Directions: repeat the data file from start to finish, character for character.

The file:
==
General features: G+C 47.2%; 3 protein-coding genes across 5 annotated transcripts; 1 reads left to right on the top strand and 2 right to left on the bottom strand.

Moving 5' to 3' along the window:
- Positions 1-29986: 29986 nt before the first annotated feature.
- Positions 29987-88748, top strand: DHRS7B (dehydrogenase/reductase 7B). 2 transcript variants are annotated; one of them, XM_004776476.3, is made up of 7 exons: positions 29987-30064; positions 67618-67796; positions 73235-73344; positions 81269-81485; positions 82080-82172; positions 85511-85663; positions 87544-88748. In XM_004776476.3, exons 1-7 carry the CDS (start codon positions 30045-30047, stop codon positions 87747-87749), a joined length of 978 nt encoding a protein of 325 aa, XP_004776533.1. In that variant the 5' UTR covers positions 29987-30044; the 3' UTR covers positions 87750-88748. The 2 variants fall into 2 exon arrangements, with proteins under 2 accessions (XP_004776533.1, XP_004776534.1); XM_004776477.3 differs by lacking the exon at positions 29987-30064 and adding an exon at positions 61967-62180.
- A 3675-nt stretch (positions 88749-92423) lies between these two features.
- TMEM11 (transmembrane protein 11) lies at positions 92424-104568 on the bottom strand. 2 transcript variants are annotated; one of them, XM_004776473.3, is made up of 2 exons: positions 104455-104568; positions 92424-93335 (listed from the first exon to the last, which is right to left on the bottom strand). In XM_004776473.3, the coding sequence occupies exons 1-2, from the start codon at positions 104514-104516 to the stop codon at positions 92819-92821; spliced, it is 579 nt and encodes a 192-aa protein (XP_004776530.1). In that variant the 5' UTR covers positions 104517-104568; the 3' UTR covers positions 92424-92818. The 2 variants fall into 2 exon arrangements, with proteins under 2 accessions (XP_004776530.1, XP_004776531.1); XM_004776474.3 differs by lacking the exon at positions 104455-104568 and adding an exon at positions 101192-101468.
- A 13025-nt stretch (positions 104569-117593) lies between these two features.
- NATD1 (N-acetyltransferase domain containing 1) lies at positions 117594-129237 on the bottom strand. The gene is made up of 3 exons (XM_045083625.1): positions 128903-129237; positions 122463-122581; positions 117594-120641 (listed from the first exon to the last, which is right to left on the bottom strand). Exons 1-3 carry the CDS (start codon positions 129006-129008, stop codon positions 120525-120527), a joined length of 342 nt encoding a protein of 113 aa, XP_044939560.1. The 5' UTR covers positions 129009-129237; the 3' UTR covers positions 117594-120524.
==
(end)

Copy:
General features: G+C 47.2%; 3 protein-coding genes across 5 annotated transcripts; 1 reads left to right on the top strand and 2 right to left on the bottom strand.

Moving 5' to 3' along the window:
- Positions 1-29986: 29986 nt before the first annotated feature.
- Positions 29987-88748, top strand: DHRS7B (dehydrogenase/reductase 7B). 2 transcript variants are annotated; one of them, XM_004776476.3, is made up of 7 exons: positions 29987-30064; positions 67618-67796; positions 73235-73344; positions 81269-81485; positions 82080-82172; positions 85511-85663; positions 87544-88748. In XM_004776476.3, exons 1-7 carry the CDS (start codon positions 30045-30047, stop codon positions 87747-87749), a joined length of 978 nt encoding a protein of 325 aa, XP_004776533.1. In that variant the 5' UTR covers positions 29987-30044; the 3' UTR covers positions 87750-88748. The 2 variants fall into 2 exon arrangements, with proteins under 2 accessions (XP_004776533.1, XP_004776534.1); XM_004776477.3 differs by lacking the exon at positions 29987-30064 and adding an exon at positions 61967-62180.
- A 3675-nt stretch (positions 88749-92423) lies between these two features.
- TMEM11 (transmembrane protein 11) lies at positions 92424-104568 on the bottom strand. 2 transcript variants are annotated; one of them, XM_004776473.3, is made up of 2 exons: positions 104455-104568; positions 92424-93335 (listed from the first exon to the last, which is right to left on the bottom strand). In XM_004776473.3, the coding sequence occupies exons 1-2, from the start codon at positions 104514-104516 to the stop codon at positions 92819-92821; spliced, it is 579 nt and encodes a 192-aa protein (XP_004776530.1). In that variant the 5' UTR covers positions 104517-104568; the 3' UTR covers positions 92424-92818. The 2 variants fall into 2 exon arrangements, with proteins under 2 accessions (XP_004776530.1, XP_004776531.1); XM_004776474.3 differs by lacking the exon at positions 104455-104568 and adding an exon at positions 101192-101468.
- A 13025-nt stretch (positions 104569-117593) lies between these two features.
- NATD1 (N-acetyltransferase domain containing 1) lies at positions 117594-129237 on the bottom strand. The gene is made up of 3 exons (XM_045083625.1): positions 128903-129237; positions 122463-122581; positions 117594-120641 (listed from the first exon to the last, which is right to left on the bottom strand). Exons 1-3 carry the CDS (start codon positions 129006-129008, stop codon positions 120525-120527), a joined length of 342 nt encoding a protein of 113 aa, XP_044939560.1. The 5' UTR covers positions 129009-129237; the 3' UTR covers positions 117594-120524.